The wind blowing out of the north carried the harsh bite of extreme cold .The fur clad hunter laying in wait along this river shivers with excitement and numbing cold. The huge beast is plodding along through the waist high snow drifts only ten arrow lengths away. The hunter’s Ewe wood bow feels small in his hands through the wolf hide mitten. His other hand is nearly numb against the bow string as he sights down the rosewood shafted arrow. His people have been hungry for fresh meat for moons now. Each of his fellow tribesmen, concealed in the snow along this river bottom, feels the same sense of urgency. The attack on this lone bull mammoth must be timed perfectly, if the people are to survive this long cold winter. As the bull quarters away, the hunter slowly rises up from the snow and sights down the arrow. At the end of the shaft, a black obsidian point fastened with pine pitch and animal sinews contrasts with the surrounding snowfall. The hunter says a quick prayer to the Great Spirit before releasing the feathered projectile.
From all sides the old bull hears the sound of arrows. He feels the impact of each shaft as they enter his body, and is overcome with weakness. His powerful lungs that have carried him for sixty winters suddenly refuse to supply him with the air his huge body desperately needs. He slowly sinks to his knees.
The hunters cautiously approach the downed bull. Six arrows from six different bows are all it took to slay this huge animal in as many minutes. The ancient hunters send up prayers of thanksgiving and begin to butcher their kill before the wolves and other predators smell the blood on the cold wind.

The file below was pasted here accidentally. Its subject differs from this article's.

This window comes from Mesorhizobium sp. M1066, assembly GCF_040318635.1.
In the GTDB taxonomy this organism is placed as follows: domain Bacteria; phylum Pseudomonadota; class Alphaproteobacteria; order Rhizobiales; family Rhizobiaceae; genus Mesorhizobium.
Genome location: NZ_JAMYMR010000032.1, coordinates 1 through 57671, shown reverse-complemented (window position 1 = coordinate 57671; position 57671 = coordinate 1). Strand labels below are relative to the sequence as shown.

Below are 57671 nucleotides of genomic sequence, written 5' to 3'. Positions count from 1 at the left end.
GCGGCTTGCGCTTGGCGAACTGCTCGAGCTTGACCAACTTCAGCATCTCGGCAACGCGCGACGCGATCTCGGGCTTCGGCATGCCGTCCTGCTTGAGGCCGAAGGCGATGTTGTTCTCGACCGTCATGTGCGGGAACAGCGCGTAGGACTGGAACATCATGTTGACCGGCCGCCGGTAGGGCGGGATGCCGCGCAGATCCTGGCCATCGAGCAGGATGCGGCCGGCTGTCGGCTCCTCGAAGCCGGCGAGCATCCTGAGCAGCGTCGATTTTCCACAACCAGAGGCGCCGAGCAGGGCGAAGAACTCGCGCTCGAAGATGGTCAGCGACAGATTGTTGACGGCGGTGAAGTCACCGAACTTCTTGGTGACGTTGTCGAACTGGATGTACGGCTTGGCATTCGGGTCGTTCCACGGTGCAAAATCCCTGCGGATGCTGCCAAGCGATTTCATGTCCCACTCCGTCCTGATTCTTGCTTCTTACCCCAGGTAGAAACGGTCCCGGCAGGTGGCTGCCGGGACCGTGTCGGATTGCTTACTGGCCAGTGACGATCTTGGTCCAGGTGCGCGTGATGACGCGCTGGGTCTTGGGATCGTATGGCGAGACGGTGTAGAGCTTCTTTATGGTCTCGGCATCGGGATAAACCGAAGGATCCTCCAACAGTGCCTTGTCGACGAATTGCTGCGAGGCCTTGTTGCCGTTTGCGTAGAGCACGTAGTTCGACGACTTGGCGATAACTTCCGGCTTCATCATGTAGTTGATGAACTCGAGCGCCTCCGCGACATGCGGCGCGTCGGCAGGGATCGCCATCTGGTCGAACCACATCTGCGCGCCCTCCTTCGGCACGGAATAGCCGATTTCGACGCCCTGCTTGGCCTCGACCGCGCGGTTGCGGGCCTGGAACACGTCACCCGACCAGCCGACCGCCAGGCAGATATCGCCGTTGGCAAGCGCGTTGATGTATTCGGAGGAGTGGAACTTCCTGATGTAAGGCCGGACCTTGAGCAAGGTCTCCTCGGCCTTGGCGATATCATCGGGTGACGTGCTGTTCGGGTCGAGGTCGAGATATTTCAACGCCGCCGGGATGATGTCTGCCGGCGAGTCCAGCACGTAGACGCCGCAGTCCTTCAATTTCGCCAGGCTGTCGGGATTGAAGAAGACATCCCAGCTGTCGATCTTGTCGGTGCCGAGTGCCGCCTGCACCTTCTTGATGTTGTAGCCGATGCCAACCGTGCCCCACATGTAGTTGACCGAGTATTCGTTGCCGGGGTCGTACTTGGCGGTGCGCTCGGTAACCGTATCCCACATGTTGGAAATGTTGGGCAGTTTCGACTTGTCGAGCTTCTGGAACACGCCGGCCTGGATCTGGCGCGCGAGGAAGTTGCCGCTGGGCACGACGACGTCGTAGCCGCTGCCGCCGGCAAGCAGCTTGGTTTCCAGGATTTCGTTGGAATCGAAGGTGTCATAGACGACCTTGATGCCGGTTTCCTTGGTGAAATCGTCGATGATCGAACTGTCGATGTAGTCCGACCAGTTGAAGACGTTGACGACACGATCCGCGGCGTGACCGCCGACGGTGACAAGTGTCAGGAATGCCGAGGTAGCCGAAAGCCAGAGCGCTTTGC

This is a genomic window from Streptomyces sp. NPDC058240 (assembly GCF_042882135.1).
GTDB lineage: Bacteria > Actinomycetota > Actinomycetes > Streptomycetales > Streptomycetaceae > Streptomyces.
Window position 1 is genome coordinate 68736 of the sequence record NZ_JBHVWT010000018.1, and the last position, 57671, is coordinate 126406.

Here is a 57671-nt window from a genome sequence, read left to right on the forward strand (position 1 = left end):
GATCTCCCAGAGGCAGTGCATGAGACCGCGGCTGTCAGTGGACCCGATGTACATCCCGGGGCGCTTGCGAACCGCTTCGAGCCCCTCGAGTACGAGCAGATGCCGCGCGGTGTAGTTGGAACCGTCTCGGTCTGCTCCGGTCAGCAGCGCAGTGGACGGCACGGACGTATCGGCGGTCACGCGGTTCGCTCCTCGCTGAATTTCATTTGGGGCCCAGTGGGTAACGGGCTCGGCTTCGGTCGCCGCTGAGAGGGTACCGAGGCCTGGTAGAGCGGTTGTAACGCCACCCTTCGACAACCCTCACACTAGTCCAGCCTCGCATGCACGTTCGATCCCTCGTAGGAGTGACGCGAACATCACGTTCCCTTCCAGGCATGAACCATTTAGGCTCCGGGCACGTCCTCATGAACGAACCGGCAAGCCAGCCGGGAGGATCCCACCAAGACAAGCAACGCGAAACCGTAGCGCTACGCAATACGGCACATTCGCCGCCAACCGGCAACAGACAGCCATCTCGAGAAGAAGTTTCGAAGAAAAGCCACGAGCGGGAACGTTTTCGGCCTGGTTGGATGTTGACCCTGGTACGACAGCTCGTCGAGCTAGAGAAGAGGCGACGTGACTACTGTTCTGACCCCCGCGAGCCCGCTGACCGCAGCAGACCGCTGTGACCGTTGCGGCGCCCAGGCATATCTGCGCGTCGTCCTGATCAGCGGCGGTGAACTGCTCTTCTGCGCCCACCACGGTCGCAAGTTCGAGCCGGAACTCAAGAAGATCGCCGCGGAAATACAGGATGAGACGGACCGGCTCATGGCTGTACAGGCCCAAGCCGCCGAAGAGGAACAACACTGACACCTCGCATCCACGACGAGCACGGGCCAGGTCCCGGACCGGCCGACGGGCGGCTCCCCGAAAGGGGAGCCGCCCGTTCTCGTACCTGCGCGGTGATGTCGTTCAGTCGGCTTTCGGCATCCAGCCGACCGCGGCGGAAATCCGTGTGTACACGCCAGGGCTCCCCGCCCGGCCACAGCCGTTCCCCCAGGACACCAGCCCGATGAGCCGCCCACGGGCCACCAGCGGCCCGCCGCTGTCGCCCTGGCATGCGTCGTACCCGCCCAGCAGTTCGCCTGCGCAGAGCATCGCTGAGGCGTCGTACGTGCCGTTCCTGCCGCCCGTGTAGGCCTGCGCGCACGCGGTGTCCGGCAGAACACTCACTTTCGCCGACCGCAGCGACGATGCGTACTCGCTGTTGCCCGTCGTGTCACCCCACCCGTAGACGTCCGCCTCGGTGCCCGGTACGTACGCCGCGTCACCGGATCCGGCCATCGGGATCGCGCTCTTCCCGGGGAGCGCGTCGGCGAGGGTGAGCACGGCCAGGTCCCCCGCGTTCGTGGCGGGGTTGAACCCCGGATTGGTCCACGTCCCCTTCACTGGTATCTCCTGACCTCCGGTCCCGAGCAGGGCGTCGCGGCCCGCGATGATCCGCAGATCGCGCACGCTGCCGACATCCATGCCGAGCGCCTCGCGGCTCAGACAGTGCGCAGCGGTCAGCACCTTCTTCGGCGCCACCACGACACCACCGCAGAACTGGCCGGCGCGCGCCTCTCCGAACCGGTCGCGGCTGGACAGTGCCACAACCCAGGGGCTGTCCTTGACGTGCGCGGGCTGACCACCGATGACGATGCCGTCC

Ten thousand years later on that same stretch of river another hunter stalks silently through the tall grasses. His buckskin clothing blends perfectly as he slowly closes the distance on his prey. This is no Mammoth but worthy prey by any standards. She is feeding along the rivers edge at twenty yards. If she continues along the river, and the hunter can close the distance, he will have a ten or twelve foot shot at this beautiful whitetail.
The river moves slowly by as a backdrop to the archer’s sight window. He draws his Osage bow, the cedar arrow tipped with a sharp steel broad head speeds across the ten feet separating the hunter from his prey. The arrow enters behind the shoulder, at a downward angle. The graceful doe launches herself sideways away from the danger and swims the river, exiting the water on the other side of the river about thirty yards from the arrows point of impact. One moment she is looking back across the river the next her world goes black. The hunter silently thanks the creator for the swift kill and thanks the doe for giving her life on this hunt,..
Today’s broad heads and fast shooting bows are truly wonderful for the modern archer, delivering arrows with staggering amounts of speed and penetration. Most broad heads manufactured today are capable of killing any animal we as archers may encounter in our travels. And, if put to the test, would likely perform as well on Wooly Mammoth or even T-Rex with devastating results. The one thing that will ensure a swift clean kill, on any species of game, is not the material from which the point is made, but the placement of your sharp point. Shot placement IS the one variable that may make or break any given scenario. Next time you draw your bow, before you release that arrow, do a quick mental check ... is my point sharp? ...is the animal inside my effective range? Do I have room in my freezer? ….